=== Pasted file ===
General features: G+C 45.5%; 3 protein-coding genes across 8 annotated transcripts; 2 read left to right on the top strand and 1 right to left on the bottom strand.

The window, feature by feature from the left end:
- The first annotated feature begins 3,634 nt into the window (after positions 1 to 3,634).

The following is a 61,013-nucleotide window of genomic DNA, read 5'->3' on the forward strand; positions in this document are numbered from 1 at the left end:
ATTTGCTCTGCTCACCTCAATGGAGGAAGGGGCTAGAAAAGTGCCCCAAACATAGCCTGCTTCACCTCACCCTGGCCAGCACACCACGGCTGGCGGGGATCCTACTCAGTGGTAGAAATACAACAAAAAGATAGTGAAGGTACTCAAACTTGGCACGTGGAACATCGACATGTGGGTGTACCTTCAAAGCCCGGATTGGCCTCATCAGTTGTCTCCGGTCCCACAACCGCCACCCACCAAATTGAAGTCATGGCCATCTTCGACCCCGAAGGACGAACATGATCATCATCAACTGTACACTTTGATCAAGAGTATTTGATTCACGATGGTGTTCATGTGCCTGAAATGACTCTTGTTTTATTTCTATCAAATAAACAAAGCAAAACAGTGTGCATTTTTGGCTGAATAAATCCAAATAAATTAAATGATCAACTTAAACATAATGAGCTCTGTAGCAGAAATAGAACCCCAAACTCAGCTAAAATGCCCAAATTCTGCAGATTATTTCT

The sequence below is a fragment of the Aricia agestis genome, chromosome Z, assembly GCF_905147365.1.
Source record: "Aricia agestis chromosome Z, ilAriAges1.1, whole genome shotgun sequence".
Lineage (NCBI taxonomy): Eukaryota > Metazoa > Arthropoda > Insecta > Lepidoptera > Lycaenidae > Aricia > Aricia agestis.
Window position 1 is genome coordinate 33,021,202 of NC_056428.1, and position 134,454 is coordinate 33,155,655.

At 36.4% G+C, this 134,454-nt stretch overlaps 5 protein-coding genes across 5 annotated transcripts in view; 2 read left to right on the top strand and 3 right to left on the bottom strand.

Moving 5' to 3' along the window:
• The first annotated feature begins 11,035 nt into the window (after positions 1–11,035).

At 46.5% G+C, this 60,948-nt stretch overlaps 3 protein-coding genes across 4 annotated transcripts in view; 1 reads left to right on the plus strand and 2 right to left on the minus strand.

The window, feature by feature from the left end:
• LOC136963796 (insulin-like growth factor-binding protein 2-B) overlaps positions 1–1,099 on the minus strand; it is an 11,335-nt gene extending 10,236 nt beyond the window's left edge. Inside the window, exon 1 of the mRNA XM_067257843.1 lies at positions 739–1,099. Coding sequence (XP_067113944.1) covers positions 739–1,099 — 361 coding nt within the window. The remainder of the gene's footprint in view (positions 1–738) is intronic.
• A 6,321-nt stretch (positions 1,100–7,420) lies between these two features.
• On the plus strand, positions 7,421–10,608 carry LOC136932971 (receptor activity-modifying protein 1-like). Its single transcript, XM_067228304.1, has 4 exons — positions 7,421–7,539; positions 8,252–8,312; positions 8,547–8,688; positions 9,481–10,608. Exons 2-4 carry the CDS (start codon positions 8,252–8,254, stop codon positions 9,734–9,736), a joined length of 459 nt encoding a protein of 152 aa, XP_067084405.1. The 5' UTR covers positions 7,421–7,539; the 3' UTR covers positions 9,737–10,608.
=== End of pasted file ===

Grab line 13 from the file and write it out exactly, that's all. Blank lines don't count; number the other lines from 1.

At 46.5% G+C, this 60,948-nt stretch overlaps 3 protein-coding genes across 4 annotated transcripts in view; 1 reads left to right on the plus strand and 2 right to left on the minus strand.